ELKO – Gov. Steve Sisolak made a planned visit to Vitality Integrated Programs in Elko on Feb. 1 to elaborate on how his executive budget would help rural areas.
In his State of the State address, Sisolak proposed a two-year budget of 8.8 billion dollars without raising taxes. His bid to improve mental health care is bundled into the plan with a hope to increase facilities throughout the state.
Sisolak said mental health is one of the building blocks of his administration.
“It is something that faces every single family in our state at one level or another. It impacts people in such a major way,” he said.
He noted that there are not enough trained professionals in the state, and that after Oct. 1 that fact became even more evident.
“PST is real, and people understand it a lot more than they did a year and a half ago and they are willing to commit resources to it,” Sisolak said.
Vitality opened its new certified community behavioral health clinic in July. The facility treats mental health issues, substance abuse and primary medical care.
“You don’t know how excited this whole staff was that you would take the time to come and visit us out here,” Vitality CEO Ester Quilici said.
Quilici contrasted the differences among rural, northeastern Nevada and metropolitan Las Vegas.
“We have to recruit from out of state, and we had to pay high dollar to get the professionals to come here. We serve here at any one time over 600 people on our caseload,” Quilici said.
“What unique obstacles are here because you are so rural?” Sisolak asked. “What do you do when you have hundreds of miles for people to travel? How have you overcome that? Is it mobile crisis intervention? Are you going out there as opposed to bringing patients in? ”
“All of the above,” Quilici responded. “If we can’t do things face to face we do tele-med, we do tele-mental health and we do tele-health. We used to be hampered here. We couldn’t get any training to come in because we are rural frontier. We lost our psych nurse practitioner, so now we use our clinicians out of Carson City. We are a complete behavioral health system.”
“One of the challenges people [trained professionals] are facing is getting licenses,” said Amber Donnelli, Great Basin College health sciences and human services dean and vice chair for Vitality. “It takes months to get licensing.”
With the nursing program, she said graduates can get their licensing in three days.
Where is the obstacle in the licensing?” Sisolak said. “Is it at the state level.”
“It took me six months. The problem is at the state level,” licensed clinical professional counselor David McCormick said. “I think it’s the process that the board is going through. It just takes an extremely long time. The process is also extremely convoluted.”
Sisolak tried to pick apart the specifics of the problem and had his assistant make a note about checking into the issue.
“I want to know where the problem is so I can fix it,” he said.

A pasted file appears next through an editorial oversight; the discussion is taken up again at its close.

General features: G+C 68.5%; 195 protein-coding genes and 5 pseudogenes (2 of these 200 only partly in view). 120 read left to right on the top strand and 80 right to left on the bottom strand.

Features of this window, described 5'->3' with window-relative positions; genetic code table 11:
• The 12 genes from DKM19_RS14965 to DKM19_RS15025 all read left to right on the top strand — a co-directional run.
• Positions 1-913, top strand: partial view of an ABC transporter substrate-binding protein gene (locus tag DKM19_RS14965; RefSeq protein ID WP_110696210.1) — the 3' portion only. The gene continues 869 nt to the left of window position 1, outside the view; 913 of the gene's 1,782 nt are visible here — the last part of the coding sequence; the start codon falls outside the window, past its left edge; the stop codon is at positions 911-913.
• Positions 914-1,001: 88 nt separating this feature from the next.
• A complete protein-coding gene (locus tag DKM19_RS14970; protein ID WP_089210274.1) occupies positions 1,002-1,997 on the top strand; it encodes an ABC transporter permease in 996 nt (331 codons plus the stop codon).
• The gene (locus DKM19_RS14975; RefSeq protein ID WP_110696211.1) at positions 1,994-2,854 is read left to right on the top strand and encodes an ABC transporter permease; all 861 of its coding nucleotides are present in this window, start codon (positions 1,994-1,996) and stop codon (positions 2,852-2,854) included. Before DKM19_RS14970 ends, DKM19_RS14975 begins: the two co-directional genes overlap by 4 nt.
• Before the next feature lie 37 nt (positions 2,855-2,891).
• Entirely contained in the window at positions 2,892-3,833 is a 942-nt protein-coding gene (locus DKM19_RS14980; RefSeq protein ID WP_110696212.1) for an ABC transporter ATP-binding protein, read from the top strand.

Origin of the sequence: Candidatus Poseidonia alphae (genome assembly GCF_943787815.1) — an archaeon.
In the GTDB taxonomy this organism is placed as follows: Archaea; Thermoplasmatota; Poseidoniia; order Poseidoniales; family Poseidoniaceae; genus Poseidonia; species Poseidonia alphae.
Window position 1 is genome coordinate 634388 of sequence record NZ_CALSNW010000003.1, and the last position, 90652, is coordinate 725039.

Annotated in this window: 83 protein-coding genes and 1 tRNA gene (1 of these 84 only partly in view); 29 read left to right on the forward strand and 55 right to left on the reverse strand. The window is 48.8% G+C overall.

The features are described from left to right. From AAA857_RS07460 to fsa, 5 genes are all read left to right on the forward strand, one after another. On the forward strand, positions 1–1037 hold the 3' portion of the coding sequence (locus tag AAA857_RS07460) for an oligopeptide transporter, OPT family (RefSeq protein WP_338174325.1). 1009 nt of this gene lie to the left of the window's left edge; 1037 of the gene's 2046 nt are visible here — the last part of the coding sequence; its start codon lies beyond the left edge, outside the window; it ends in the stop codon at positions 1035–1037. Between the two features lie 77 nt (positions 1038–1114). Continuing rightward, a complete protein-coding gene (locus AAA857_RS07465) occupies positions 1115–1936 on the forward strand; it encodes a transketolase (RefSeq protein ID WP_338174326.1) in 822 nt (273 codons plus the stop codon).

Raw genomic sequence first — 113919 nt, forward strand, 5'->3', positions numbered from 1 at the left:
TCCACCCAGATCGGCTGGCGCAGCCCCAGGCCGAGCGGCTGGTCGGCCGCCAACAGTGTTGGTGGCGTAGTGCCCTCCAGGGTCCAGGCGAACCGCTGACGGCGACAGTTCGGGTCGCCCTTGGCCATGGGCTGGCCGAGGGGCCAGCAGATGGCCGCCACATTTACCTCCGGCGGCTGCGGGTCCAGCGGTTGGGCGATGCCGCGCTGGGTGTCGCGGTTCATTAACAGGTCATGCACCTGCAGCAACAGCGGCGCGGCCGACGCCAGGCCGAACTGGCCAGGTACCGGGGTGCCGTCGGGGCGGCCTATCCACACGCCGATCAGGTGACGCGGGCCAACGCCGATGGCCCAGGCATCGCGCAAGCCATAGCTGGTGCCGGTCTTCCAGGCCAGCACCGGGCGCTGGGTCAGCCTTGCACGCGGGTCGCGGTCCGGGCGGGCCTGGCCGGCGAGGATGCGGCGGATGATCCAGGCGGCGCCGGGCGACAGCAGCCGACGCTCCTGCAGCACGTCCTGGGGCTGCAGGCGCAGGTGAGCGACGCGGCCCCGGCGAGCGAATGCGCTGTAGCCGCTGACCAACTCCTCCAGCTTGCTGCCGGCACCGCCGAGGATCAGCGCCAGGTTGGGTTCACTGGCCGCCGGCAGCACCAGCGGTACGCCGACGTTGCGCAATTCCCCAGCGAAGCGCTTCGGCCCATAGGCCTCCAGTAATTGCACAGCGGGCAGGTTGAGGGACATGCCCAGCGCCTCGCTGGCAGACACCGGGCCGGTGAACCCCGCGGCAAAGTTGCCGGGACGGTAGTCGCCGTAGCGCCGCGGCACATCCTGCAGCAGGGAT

“People are dying because they need us,” Quilici said.
Elko Police Chief Capt. Ty Trouten added some insight.
“Most of our crime is related to substance abuse issues, whether it’s the child molestations that occur under the influence or the theft to support the habits and the addiction,” he said. “What I am concerned about is that out here for us we have very limited options. This place [Vitality] has been a Godsend for us, but it’s recent. For somebody who is in crisis and cannot be stabilized, we have only the hospital or jail if there is a crime. Neither one is satisfactory for treating the core issue. When we have patients who need inpatient treatment, sometimes we have to transport them to Reno. If a bed is available, and it takes five hours to get them down there, they can turn them around because in the meantime a person in Washoe County has claimed that bed.”
When Sisolak asked about detox treatment, Trouten told him the Vitality Center has the capability to detox but the jail does not have a wet bed facility.
Talk then turned to the high rate of suicide in Elko County and the need for more officer training in areas of mental health.
“In one week alone here Governor we had eight suicides in Elko,” Quilici pointed out. “That’s just one week. That wasn’t the whole month.”
Trouten pointed to the fact that there is no known demographic but factors such as shift work, the breakdown of family structure and the 24-hour lifestyle contribute to the problem.
“You are a big part of Nevada,” Sisolak said. “You deserve and need representation and until that occurs, you’re not going to get what should be brought into this community. I am committed that my administration will take you seriously. What you do is God’s work. You are helping the people that are the most vulnerable that need help the most.”
“I am committed that my administration will take you seriously. What you do is God’s work. You are helping the people that are the most vulnerable that need help the most.” Nevada Gov. Steve Sisolak